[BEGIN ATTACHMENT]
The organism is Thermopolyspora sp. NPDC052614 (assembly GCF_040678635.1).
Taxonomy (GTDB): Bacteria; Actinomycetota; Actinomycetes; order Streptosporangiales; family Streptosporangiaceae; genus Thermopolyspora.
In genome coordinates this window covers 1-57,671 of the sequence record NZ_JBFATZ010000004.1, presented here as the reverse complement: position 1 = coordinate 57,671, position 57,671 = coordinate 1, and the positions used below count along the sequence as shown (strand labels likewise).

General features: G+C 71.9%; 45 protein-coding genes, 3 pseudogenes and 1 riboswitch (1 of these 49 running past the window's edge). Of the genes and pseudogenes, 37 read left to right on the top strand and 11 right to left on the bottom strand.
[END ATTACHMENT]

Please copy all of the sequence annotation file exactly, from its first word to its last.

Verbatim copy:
The organism is Thermopolyspora sp. NPDC052614 (assembly GCF_040678635.1).
Taxonomy (GTDB): Bacteria; Actinomycetota; Actinomycetes; order Streptosporangiales; family Streptosporangiaceae; genus Thermopolyspora.
In genome coordinates this window covers 1-57,671 of the sequence record NZ_JBFATZ010000004.1, presented here as the reverse complement: position 1 = coordinate 57,671, position 57,671 = coordinate 1, and the positions used below count along the sequence as shown (strand labels likewise).

General features: G+C 71.9%; 45 protein-coding genes, 3 pseudogenes and 1 riboswitch (1 of these 49 running past the window's edge). Of the genes and pseudogenes, 37 read left to right on the top strand and 11 right to left on the bottom strand.